Braille placement

How to Achieve ADA Signage Compliance: Braille Placement


The Federal ADA signage guidelines can be difficult to navigate due to its complex and meticulous requirements. Our new series, “How to Achieve ADA Signage Compliance,” aims to empower sign manufacturers with the education they need to ensure ADA compliance for each sign they ship out.

While there are countless layers to designing and fabricating signage, at the end of the day your most important task on this market is to know and understand ADA signage requirements. One of the most common mistakes when fabricating signage is braille placement. The rules and requirements for braille placement as outlined by the ADA are very particular. Mistakes in braille placement can lead to fines of up to $75,000 for each sign that is non-compliant. Here is everything you need to know about ADA braille requirements to reduce the risk of being hit with these expensive fines.

What is Braille?

BrailleBraille is a tactile system created for persons with visual impairments. Braille uses a series of raised dots to create patterns and symbols that are equivalent to the alphabet, but not identical in shape or even character count. This communication system allows visually impaired individuals to read and write simply by running their hands through the characters and interpreting them.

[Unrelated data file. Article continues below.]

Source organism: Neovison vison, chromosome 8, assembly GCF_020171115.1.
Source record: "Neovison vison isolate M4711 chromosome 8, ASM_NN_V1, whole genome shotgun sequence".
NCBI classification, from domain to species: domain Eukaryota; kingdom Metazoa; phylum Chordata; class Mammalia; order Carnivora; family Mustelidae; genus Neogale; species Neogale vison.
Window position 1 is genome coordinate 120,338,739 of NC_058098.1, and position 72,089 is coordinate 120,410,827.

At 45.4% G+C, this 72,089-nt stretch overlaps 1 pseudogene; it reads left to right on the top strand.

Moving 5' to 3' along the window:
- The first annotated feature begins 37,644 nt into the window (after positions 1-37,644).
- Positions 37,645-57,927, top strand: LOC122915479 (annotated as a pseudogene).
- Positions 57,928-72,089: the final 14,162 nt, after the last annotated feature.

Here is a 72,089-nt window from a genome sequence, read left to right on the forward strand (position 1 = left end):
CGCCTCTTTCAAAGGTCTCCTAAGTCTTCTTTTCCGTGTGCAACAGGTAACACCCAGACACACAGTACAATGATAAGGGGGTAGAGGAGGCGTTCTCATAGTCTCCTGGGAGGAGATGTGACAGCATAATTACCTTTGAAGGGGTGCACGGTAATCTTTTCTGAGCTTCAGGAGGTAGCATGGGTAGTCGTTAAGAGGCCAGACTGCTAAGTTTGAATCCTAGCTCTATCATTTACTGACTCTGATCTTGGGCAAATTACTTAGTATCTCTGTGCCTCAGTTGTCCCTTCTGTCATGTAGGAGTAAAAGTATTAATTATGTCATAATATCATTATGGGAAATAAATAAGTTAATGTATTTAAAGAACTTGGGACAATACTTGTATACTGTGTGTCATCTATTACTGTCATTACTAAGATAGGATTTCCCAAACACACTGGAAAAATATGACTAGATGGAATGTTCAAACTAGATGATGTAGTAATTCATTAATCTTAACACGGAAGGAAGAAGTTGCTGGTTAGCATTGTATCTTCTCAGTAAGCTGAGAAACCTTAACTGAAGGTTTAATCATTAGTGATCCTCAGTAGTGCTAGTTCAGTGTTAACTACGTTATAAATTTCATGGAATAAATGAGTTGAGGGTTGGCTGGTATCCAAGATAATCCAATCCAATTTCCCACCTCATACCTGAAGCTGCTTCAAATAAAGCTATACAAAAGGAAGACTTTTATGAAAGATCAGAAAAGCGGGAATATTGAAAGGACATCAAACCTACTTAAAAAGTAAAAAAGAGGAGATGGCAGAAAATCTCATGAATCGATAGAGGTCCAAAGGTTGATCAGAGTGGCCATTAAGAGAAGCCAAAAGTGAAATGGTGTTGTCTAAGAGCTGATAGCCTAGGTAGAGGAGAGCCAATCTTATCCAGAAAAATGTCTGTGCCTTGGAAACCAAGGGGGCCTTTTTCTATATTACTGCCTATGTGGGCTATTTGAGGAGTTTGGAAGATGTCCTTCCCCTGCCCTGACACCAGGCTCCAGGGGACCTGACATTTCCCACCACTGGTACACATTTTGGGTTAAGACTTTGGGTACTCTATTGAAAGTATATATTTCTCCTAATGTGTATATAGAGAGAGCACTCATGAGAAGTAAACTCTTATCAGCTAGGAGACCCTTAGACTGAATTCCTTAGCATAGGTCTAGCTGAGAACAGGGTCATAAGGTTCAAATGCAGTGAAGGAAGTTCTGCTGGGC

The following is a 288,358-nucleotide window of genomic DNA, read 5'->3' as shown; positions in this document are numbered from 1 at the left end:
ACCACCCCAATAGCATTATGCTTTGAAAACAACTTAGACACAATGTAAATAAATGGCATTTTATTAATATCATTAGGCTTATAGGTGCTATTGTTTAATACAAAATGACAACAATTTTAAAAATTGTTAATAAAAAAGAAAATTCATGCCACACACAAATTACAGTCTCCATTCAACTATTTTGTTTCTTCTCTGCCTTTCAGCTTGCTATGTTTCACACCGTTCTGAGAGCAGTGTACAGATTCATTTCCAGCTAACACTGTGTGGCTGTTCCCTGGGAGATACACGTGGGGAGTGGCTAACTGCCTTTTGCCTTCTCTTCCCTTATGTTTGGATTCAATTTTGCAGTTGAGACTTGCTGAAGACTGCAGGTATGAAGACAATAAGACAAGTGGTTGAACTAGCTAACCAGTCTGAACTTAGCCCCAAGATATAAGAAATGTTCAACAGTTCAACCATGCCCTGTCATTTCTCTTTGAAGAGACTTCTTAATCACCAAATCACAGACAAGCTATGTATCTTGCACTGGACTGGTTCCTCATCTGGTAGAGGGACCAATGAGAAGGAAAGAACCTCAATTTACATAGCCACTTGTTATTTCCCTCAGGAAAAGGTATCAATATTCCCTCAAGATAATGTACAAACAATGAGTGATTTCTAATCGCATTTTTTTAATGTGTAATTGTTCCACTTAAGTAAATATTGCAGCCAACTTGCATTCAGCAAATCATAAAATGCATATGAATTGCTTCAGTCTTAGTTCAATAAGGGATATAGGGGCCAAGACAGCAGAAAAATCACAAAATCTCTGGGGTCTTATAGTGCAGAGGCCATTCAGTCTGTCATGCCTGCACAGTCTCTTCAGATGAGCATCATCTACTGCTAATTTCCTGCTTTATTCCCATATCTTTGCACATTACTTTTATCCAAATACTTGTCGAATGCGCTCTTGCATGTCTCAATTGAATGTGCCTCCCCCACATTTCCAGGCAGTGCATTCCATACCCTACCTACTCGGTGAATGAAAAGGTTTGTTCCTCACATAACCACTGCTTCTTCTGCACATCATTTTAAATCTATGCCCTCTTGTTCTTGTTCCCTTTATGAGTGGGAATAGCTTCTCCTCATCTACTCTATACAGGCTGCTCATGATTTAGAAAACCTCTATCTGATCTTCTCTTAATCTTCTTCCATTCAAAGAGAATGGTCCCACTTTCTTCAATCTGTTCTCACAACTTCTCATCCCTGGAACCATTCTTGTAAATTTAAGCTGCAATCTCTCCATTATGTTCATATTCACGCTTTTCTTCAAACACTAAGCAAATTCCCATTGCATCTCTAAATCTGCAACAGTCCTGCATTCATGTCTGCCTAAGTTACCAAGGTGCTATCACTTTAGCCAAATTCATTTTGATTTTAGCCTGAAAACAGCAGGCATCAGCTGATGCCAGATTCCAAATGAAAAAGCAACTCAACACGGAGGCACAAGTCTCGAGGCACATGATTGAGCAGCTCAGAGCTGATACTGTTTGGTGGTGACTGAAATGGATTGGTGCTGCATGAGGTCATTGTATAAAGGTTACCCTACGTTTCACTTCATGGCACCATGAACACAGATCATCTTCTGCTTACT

Signage is meant to support and guide all persons who come across it. This means that braille is a must to ensure that signage remains functional regardless of the ableness of each individual. Specifically, braille is an important part of signage because it allows those with visual impairments to read and interpret the information portrayed on each sign. Without braille, those with visual impairments cannot find the place they need to go.

According to the ADA, all signage that identifies a room, space, or area – whether it is accessible by the public or just for employees – must have braille on it. The braille on every sign must be compliant with the guidelines and requirements of the 2010 Standards for Accessible Design including:


Braille comes in three types of grades: I, II, and III. Each grade has its own method of writing and is not always a direct equivalent to the traditional alphabet. In the United States, all ADA-compliant signs must make use of Grade II braille to accompany written text on tactile signs. Grade II braille is not a letter-for-letter translation of the text. It includes 265 contractions and makes use of single characters to represent entire words or groups of letters.


Grade I braille VS Grade II braille

Now, you may be thinking: “Why is Grade II the preferred form of braille for signage?” The decision to use Grade II braille ultimately comes down to practicality. As mentioned earlier, Grade II braille makes use of contractions and special characters, which considerably improves the reading speed of those with visual impairments. Grade I braille is a literal letter-for-letter substitution of its printed counterpart. This means that if Grade I braille is used on signage, the braille will be excessively long and will take more time for those with visual impairments to interpret it. On the other hand, Grade III is designed for speed and not necessarily printing because it is more of a shorthand way of writing braille. Overall, Grade II braille is a comfortable middle point to the other two grades of braille, which makes it the best option for fabricating signage.

Dimensions and Capitalization